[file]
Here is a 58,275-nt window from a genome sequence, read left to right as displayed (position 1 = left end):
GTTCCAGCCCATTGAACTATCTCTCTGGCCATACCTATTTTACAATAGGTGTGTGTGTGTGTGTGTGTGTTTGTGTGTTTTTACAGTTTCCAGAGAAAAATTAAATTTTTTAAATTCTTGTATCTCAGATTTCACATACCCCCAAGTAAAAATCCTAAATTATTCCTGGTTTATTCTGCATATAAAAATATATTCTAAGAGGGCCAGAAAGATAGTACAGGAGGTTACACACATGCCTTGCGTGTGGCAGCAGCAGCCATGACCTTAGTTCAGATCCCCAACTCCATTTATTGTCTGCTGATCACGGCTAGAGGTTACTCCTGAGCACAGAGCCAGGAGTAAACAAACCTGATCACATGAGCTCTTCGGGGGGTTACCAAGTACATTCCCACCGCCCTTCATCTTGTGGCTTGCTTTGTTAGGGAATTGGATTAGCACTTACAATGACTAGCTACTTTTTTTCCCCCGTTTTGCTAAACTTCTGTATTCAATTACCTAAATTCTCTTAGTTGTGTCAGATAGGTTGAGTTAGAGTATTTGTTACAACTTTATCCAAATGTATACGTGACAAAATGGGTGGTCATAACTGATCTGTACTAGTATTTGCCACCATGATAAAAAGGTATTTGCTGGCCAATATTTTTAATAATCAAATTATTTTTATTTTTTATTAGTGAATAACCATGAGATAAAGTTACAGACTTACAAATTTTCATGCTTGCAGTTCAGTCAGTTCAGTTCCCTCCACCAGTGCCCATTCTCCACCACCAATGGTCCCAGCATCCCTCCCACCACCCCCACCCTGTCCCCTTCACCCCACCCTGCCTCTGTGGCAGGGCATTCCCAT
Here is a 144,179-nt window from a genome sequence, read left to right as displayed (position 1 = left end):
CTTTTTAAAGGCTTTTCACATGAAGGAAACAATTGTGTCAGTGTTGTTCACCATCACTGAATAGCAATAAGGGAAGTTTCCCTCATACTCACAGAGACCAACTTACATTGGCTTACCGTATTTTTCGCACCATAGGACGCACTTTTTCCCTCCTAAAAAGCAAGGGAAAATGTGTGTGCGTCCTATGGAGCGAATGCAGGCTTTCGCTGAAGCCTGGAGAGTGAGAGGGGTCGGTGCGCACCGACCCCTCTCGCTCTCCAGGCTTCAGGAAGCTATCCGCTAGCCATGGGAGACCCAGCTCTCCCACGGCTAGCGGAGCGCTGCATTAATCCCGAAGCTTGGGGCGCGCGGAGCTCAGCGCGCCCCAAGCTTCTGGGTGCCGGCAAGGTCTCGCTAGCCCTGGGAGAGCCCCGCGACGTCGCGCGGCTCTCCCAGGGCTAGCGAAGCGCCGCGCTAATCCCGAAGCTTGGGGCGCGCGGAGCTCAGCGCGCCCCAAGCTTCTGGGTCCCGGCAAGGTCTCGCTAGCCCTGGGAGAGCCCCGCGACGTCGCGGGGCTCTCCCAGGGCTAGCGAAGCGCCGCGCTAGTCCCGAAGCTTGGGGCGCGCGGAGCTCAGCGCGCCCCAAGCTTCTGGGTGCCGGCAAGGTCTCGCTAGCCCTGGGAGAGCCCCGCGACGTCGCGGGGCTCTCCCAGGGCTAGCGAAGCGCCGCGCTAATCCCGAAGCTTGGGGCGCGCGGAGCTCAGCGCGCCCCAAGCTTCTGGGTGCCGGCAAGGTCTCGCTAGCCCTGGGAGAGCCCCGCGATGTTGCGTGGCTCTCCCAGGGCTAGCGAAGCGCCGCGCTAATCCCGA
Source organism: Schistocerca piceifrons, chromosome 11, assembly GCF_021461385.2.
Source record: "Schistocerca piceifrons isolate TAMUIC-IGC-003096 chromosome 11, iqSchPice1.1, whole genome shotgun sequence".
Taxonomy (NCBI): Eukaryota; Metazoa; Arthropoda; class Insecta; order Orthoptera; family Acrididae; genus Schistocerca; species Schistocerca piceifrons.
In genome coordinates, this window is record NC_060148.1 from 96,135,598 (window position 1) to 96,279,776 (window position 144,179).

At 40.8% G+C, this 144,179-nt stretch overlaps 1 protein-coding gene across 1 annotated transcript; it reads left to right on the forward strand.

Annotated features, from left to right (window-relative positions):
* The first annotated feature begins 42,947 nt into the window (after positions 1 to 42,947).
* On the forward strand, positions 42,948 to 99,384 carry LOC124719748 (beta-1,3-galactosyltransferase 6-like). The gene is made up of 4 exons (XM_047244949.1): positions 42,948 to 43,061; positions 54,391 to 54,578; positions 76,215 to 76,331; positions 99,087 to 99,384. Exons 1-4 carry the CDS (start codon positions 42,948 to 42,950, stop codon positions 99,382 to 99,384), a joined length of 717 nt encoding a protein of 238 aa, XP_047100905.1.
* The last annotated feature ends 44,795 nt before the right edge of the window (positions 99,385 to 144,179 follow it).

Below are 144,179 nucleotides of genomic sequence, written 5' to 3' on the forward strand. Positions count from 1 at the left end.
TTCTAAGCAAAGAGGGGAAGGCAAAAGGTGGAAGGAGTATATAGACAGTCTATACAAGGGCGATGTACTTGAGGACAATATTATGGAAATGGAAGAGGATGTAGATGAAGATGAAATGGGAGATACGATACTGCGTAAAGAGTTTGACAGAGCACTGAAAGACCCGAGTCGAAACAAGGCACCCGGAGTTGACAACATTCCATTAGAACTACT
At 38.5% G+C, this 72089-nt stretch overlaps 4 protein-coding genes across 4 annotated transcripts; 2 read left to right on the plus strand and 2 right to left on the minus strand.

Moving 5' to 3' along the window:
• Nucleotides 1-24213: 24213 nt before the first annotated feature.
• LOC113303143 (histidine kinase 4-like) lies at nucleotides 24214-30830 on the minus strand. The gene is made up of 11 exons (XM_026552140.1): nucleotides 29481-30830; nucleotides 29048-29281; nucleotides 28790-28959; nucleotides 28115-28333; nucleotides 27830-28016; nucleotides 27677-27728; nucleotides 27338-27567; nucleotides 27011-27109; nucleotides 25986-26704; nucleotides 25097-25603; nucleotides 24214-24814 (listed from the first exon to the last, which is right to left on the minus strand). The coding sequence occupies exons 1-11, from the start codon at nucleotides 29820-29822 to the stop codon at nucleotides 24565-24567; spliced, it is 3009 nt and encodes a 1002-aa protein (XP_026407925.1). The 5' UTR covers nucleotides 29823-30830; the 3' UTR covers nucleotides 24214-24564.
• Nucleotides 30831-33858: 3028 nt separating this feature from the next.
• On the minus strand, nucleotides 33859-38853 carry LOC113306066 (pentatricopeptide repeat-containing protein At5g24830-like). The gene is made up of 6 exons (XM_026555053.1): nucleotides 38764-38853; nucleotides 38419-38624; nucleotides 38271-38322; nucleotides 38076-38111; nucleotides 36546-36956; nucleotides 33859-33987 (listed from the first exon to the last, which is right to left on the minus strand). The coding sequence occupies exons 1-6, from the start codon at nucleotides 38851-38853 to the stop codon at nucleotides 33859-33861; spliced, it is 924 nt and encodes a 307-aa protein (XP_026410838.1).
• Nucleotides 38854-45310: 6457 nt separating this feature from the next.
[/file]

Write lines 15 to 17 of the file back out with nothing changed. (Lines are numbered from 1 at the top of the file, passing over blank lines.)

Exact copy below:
TTCTAAGCAAAGAGGGGAAGGCAAAAGGTGGAAGGAGTATATAGACAGTCTATACAAGGGCGATGTACTTGAGGACAATATTATGGAAATGGAAGAGGATGTAGATGAAGATGAAATGGGAGATACGATACTGCGTAAAGAGTTTGACAGAGCACTGAAAGACCCGAGTCGAAACAAGGCACCCGGAGTTGACAACATTCCATTAGAACTACT
At 38.5% G+C, this 72089-nt stretch overlaps 4 protein-coding genes across 4 annotated transcripts; 2 read left to right on the plus strand and 2 right to left on the minus strand.

Moving 5' to 3' along the window: